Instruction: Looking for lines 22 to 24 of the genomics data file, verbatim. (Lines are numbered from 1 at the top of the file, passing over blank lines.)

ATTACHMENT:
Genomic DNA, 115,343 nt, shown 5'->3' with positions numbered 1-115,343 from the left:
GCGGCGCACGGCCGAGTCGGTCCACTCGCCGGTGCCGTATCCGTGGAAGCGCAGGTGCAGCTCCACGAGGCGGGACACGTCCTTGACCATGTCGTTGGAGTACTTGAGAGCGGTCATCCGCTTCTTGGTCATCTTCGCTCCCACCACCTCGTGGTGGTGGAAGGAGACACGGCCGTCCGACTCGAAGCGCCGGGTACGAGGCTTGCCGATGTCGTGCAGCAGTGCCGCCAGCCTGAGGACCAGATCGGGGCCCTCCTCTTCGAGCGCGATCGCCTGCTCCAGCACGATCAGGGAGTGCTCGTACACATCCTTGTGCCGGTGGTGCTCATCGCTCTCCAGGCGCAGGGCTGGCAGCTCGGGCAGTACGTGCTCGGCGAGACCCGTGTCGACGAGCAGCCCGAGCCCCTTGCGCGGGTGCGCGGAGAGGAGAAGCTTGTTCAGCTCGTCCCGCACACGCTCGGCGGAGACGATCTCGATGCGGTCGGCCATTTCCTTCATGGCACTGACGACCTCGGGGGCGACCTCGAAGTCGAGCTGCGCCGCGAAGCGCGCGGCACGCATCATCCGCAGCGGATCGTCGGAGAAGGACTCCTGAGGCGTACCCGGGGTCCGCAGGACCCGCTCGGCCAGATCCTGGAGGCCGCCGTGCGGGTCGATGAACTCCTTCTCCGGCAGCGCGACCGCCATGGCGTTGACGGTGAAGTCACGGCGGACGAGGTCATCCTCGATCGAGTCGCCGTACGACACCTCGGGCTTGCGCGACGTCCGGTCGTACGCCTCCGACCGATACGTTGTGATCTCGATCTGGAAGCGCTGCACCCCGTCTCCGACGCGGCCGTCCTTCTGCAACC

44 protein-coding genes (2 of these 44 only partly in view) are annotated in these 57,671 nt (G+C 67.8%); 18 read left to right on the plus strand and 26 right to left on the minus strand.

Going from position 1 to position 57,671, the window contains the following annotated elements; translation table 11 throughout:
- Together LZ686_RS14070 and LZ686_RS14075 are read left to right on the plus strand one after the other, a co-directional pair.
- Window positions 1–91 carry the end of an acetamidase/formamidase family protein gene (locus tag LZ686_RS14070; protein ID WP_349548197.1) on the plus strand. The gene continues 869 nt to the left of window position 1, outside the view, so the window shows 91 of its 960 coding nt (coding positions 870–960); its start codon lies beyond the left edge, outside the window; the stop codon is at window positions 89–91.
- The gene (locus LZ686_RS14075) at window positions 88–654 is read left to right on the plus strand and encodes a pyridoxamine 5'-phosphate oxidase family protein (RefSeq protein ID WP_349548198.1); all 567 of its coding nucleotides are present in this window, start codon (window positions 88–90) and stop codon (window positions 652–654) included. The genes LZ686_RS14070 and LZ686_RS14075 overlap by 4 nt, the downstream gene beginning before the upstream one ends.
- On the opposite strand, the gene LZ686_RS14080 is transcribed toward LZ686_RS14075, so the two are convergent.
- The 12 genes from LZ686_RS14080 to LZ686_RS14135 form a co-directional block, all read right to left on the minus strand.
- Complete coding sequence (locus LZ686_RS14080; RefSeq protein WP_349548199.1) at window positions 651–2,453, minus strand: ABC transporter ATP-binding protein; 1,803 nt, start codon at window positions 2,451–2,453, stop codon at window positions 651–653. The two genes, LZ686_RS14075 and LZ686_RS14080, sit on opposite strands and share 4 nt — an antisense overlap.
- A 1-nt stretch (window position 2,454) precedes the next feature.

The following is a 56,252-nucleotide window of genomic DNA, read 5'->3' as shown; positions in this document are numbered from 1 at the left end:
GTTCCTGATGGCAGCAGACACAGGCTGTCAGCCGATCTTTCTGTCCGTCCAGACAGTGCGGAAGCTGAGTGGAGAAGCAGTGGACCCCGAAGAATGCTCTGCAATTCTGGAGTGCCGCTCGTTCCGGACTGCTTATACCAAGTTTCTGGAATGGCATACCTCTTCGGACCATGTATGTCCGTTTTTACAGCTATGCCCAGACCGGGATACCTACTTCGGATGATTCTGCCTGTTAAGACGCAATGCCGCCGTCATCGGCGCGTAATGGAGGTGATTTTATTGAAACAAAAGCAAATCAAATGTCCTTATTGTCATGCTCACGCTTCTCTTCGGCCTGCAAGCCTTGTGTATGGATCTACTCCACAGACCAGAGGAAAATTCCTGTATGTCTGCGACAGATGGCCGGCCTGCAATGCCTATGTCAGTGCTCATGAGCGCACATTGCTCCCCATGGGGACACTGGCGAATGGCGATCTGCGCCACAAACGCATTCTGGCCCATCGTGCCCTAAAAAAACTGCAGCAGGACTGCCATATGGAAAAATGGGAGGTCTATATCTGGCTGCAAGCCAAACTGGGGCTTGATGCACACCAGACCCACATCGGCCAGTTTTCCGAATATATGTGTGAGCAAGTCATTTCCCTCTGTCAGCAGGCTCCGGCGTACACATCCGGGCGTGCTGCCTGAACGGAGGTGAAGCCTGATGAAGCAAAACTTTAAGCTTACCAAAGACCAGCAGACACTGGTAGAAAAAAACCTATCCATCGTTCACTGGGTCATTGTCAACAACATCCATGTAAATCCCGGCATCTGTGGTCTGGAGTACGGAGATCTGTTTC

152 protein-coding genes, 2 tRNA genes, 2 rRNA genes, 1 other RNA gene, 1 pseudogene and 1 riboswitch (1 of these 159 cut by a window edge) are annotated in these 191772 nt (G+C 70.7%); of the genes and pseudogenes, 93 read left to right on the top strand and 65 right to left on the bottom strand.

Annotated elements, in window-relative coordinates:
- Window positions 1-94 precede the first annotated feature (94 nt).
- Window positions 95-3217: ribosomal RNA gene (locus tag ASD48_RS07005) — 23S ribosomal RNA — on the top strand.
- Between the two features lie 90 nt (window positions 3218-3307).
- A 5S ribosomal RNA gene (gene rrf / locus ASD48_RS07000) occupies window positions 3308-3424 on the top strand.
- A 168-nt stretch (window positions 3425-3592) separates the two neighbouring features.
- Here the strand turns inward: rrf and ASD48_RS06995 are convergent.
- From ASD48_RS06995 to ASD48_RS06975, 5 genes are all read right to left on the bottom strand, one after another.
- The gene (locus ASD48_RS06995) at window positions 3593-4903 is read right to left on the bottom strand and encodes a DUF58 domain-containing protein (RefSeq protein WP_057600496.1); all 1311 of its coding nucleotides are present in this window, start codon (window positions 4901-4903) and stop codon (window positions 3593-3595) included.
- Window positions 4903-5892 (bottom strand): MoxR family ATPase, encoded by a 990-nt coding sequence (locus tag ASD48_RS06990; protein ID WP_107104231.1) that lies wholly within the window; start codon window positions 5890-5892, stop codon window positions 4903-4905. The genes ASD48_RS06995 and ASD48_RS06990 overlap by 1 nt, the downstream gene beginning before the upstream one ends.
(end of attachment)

- From ASD48_RS06995 to ASD48_RS06975, 5 genes are all read right to left on the bottom strand, one after another.
- The gene (locus ASD48_RS06995) at window positions 3593-4903 is read right to left on the bottom strand and encodes a DUF58 domain-containing protein (RefSeq protein WP_057600496.1); all 1311 of its coding nucleotides are present in this window, start codon (window positions 4901-4903) and stop codon (window positions 3593-3595) included.
- Window positions 4903-5892 (bottom strand): MoxR family ATPase, encoded by a 990-nt coding sequence (locus tag ASD48_RS06990; protein ID WP_107104231.1) that lies wholly within the window; start codon window positions 5890-5892, stop codon window positions 4903-4905. The genes ASD48_RS06995 and ASD48_RS06990 overlap by 1 nt, the downstream gene beginning before the upstream one ends.